Conjugated Conducting Polymers

Springer Series in Solid-State Sciences

Book 102
Springer Science & Business Media
Free sample

This book reviews the current understanding of electronic, optical and magnetic properties of conjugated polymers in both the semiconducting and metallic states. It introduces in particular novel phenomena and concepts in these quasi one-dimensional materials that differ from the well-established concepts valid for crystalline semiconductors. After a brief introductory chapter, the second chapter presents basic theore tical concepts and treats in detail the various models for n-conjugated polymers and the computational methods required to derive observable quantities. Specific spatially localized structures, often referred to as solitons, polarons and bipolarons, result naturally from the interaction between n-electrons and lattice displacements. For a semi-quantitative understanding of the various measure ments, electron-electron interactions have to be incorporated in the models; this in turn makes the calculations rather complicated. The third chapter is devoted to the electrical properties of these materials. The high metallic conductivity achieved by doping gave rise to the expression conducting polymers, which is often used for such materials even when they are in their semiconducting or insulating state. Although conductivity is one of the most important features, the reader will learn how difficult it is to draw definite conclusions about the nature of the charge carriers and the microscopic transport mechanism solely from electrical measurements. Optical properties are discussed in the fourth chapter.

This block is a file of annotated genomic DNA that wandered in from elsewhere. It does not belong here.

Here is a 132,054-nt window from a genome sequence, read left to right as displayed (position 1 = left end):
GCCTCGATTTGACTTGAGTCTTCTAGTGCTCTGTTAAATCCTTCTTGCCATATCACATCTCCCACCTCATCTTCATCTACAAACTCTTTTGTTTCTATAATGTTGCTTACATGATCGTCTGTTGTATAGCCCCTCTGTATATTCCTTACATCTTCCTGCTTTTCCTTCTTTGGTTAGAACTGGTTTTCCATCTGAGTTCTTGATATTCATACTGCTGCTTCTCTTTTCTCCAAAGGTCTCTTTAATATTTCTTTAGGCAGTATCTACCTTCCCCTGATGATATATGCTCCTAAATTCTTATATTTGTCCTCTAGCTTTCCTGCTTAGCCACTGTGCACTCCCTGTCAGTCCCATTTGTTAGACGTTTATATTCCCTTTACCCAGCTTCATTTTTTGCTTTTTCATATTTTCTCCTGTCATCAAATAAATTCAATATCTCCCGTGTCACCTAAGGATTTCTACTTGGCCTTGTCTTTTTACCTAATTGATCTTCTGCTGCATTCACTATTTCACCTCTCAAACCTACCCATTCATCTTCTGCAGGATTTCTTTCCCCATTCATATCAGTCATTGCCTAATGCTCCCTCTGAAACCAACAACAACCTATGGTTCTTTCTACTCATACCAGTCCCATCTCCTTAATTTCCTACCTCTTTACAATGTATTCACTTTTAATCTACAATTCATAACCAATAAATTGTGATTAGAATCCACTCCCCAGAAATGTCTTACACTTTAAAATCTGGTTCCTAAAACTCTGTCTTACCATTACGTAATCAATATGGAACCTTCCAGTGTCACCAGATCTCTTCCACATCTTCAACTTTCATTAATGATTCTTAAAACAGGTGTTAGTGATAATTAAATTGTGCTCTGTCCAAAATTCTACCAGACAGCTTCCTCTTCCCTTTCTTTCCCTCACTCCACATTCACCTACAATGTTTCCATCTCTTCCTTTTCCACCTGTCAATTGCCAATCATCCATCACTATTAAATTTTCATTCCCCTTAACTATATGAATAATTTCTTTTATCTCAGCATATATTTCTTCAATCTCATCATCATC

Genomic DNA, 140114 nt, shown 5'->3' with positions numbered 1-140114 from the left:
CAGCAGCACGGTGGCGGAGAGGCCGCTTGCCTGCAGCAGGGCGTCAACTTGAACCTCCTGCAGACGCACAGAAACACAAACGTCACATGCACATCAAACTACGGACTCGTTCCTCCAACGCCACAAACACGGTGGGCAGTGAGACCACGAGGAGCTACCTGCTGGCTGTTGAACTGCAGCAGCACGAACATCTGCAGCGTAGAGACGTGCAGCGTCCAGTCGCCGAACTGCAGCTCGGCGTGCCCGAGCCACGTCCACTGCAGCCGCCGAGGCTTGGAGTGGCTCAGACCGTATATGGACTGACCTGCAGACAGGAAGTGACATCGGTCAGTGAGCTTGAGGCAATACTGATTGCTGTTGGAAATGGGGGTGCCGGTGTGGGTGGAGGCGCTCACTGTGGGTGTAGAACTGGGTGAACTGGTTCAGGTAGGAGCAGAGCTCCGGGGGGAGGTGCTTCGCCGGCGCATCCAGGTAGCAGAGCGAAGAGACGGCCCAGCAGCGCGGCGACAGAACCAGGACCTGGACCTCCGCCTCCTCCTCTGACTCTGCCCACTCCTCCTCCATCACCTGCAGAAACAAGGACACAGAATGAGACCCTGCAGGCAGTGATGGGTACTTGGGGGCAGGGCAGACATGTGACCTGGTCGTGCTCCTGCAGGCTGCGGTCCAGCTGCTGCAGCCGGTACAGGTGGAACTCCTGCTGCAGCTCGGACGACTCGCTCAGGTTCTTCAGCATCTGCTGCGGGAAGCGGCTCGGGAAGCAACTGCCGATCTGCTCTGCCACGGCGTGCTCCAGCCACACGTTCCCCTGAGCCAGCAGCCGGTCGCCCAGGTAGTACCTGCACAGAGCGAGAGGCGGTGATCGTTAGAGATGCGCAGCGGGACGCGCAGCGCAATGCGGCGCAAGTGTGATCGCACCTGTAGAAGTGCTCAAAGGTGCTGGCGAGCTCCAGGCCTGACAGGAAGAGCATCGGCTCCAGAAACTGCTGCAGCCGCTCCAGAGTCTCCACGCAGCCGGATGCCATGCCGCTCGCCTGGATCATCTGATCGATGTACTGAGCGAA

Read more
Collapse
Loading...

Additional Information

Publisher
Springer Science & Business Media
Read more
Collapse
Published on
Dec 6, 2012
Read more
Collapse
Pages
310
Read more
Collapse
ISBN
9783642467295
Read more